Brian Kelly's Notre Dame Fighting Irish: Shedding Its Skin

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Brian Kelly's Notre Dame Fighting Irish:  Shedding Its Skin

A few months ago we had the honor of celebrating the life of my aunt.  Under the Florida sun, she and her husband were buried with full military honors for their service.  She was the last of her generation in our family, which sent her three brothers to Notre Dame.  That post-War generation may have been like no other—mature beyond years and thankful for the opportunity that peace brought.  They rolled up their sleeves, remembering the sacrifices of those who did not survive.  There was a country to build, families to create and values to pass on.

Irish football flourished as Frank Leahy and his lads built a dynasty from that spirit—three national championships and a record of 36-0-2 from 1946-49.  To say that football has changed since then is an understatement.  No dynasties exist now, for one.

Top Ten Rankings Compared

In 2007—three years ago—the AP Top Ten was (with 2010 records in parentheses):

LSU (7-1), Georgia (4-5), USC (5-3), Missouri (7-1), Ohio State (8-1), West Virginia (5-3), Kansas (2-6), Oklahoma (7-1), Virginia Tech (6-2), Texas (4-4).

Of those teams, only Ohio State appears in this week's AP Top Ten (No. 8).

Who would have thought that USC, Texas, Florida (No. 13, 9-4 in 2007), Georgia and West Virginia would have a combined record of 23-18 (56 percent) this year?   Against BCS competition, these five teams are 15-18 (45 percent)! Those first four teams sit in recruiting sweet spots, too.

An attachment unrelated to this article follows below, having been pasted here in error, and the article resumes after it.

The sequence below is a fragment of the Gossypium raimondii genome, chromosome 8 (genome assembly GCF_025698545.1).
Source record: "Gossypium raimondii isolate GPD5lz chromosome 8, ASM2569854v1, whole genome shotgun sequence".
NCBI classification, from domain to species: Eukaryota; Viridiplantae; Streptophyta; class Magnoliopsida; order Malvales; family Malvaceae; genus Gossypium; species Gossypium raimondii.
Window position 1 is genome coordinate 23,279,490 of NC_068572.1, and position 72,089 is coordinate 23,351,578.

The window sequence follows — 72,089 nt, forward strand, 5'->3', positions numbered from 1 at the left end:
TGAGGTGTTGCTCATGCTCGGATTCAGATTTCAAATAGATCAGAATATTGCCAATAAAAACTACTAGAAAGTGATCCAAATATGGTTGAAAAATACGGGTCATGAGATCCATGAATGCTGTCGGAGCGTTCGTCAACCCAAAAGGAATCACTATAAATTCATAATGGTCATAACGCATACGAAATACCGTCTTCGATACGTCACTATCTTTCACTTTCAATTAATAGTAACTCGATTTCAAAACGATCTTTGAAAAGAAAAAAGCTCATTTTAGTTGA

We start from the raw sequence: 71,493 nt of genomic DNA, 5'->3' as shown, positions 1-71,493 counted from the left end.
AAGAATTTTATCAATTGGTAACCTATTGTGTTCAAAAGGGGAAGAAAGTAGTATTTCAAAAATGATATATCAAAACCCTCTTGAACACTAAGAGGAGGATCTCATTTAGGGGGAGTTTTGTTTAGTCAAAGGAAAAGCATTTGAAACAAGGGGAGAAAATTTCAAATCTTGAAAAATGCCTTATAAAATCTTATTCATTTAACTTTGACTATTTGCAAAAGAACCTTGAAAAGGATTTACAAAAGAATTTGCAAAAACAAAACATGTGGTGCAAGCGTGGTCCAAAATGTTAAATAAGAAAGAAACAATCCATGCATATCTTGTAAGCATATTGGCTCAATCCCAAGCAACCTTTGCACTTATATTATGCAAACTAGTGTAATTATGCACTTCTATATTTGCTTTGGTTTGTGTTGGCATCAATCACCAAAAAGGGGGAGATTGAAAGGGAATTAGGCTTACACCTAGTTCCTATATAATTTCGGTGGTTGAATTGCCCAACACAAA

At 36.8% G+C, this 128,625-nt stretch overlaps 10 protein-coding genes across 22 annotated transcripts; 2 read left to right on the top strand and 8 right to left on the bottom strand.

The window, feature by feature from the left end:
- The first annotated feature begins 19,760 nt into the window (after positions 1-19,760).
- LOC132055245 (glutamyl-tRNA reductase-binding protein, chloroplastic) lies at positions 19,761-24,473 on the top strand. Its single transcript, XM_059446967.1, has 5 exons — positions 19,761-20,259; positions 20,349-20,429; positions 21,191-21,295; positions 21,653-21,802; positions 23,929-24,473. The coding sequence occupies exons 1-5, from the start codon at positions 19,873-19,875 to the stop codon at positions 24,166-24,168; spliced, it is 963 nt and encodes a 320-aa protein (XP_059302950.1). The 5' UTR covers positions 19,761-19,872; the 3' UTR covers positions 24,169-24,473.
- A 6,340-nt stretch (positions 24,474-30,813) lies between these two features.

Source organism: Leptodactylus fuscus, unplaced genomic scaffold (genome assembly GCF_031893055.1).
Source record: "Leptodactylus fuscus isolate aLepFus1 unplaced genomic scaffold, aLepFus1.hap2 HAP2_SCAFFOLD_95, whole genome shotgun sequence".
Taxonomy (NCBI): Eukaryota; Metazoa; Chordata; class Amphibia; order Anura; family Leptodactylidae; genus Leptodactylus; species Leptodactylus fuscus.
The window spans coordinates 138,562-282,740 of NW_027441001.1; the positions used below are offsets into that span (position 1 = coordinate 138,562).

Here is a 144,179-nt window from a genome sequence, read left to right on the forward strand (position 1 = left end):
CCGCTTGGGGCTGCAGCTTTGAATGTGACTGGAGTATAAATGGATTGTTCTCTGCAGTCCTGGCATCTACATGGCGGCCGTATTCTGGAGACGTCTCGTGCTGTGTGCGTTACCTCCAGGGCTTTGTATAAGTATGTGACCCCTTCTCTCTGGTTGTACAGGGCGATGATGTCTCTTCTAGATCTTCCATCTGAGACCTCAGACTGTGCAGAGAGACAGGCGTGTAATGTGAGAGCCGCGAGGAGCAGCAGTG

In 2010, the AP Top Ten this week is stacked with names nowhere to be found in the 2007 Top 25, except for Ohio State (2007 records in parentheses):

Oregon (9-4), Boise State (10-3), Auburn (9-4), TCU (8-5), Alabama (7-6), Utah (9-4), Wisconsin (9-4), Ohio State (11-2), Nebraska (5-7), Stanford (4-8).

A four to eight loss record can lead to success within three years.

Coaching

The speed with which a new coach can succeed is worth noting.  Of the Top 10 team's coaches, Chip Kelly (Oregon) and Gene Chisik (Auburn) are in their second years, though Kelly was their head-coach-in-waiting and OC.  Bo Pellini is in his third year at Nebraska.  Nick Saban and Jim Harbaugh are in their fourth years.

The three non-BCS coaches (Peterson, Whittingham and Patterson) and the two Big Ten coaches (Bielema and Tressel) have longer tenures.  Yet, both Oregon and Auburn were 9-4 in 2007.  Alabama was 7-6 in Saban's first year.  Pellini took over a 5-7 team.  Stanford was 4-8 in Harbaugh's first year.

Pellini's and Harbaugh's tasks are most like what faces Brian Kelly.

Recruiting Relevance

Recruiting, using Rivals' team rankings, has not really corresponded to success this year either.  Only Alabama and Ohio State can claim high recruiting rankings over the past four years.  Auburn's average ranking of their four classes (2007-2010) is 10th, Oregon is 15th, Nebraska is 27th (for three classes), Stanford is 32nd (three classes), and Wisconsin is 43rd (three classes).  Nebraska, Stanford and Wisconsin each had one class year that was not ranked in the top 50, which I did not count. For their four classes, each of their rankings would be much lower.